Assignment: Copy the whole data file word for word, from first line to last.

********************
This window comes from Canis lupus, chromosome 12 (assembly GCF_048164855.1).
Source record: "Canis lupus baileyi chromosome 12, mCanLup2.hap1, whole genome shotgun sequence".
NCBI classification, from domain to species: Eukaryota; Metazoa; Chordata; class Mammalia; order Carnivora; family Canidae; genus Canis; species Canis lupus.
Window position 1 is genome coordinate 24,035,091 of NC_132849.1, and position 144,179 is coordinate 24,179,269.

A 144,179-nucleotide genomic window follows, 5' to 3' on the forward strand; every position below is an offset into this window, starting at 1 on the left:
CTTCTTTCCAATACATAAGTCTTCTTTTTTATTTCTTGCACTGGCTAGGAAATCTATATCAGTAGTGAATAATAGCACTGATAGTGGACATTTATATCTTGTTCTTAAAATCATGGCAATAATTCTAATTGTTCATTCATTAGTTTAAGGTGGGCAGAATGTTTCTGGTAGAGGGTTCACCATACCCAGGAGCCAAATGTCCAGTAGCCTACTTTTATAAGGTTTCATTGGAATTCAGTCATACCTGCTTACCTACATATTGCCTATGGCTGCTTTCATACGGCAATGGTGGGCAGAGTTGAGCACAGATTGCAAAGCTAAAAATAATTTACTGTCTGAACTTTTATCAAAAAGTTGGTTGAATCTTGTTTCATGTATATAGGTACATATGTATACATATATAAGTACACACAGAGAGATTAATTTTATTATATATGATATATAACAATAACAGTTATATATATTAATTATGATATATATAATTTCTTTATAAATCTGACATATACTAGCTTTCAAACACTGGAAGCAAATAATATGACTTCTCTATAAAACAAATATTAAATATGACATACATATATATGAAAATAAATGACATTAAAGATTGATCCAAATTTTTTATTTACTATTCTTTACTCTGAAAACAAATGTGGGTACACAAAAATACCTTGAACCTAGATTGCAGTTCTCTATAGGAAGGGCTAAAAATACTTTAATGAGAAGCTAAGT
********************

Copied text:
This window comes from Canis lupus, chromosome 12 (assembly GCF_048164855.1).
Source record: "Canis lupus baileyi chromosome 12, mCanLup2.hap1, whole genome shotgun sequence".
NCBI classification, from domain to species: Eukaryota; Metazoa; Chordata; class Mammalia; order Carnivora; family Canidae; genus Canis; species Canis lupus.
Window position 1 is genome coordinate 24,035,091 of NC_132849.1, and position 144,179 is coordinate 24,179,269.

A 144,179-nucleotide genomic window follows, 5' to 3' on the forward strand; every position below is an offset into this window, starting at 1 on the left:
CTTCTTTCCAATACATAAGTCTTCTTTTTTATTTCTTGCACTGGCTAGGAAATCTATATCAGTAGTGAATAATAGCACTGATAGTGGACATTTATATCTTGTTCTTAAAATCATGGCAATAATTCTAATTGTTCATTCATTAGTTTAAGGTGGGCAGAATGTTTCTGGTAGAGGGTTCACCATACCCAGGAGCCAAATGTCCAGTAGCCTACTTTTATAAGGTTTCATTGGAATTCAGTCATACCTGCTTACCTACATATTGCCTATGGCTGCTTTCATACGGCAATGGTGGGCAGAGTTGAGCACAGATTGCAAAGCTAAAAATAATTTACTGTCTGAACTTTTATCAAAAAGTTGGTTGAATCTTGTTTCATGTATATAGGTACATATGTATACATATATAAGTACACACAGAGAGATTAATTTTATTATATATGATATATAACAATAACAGTTATATATATTAATTATGATATATATAATTTCTTTATAAATCTGACATATACTAGCTTTCAAACACTGGAAGCAAATAATATGACTTCTCTATAAAACAAATATTAAATATGACATACATATATATGAAAATAAATGACATTAAAGATTGATCCAAATTTTTTATTTACTATTCTTTACTCTGAAAACAAATGTGGGTACACAAAAATACCTTGAACCTAGATTGCAGTTCTCTATAGGAAGGGCTAAAAATACTTTAATGAGAAGCTAAGT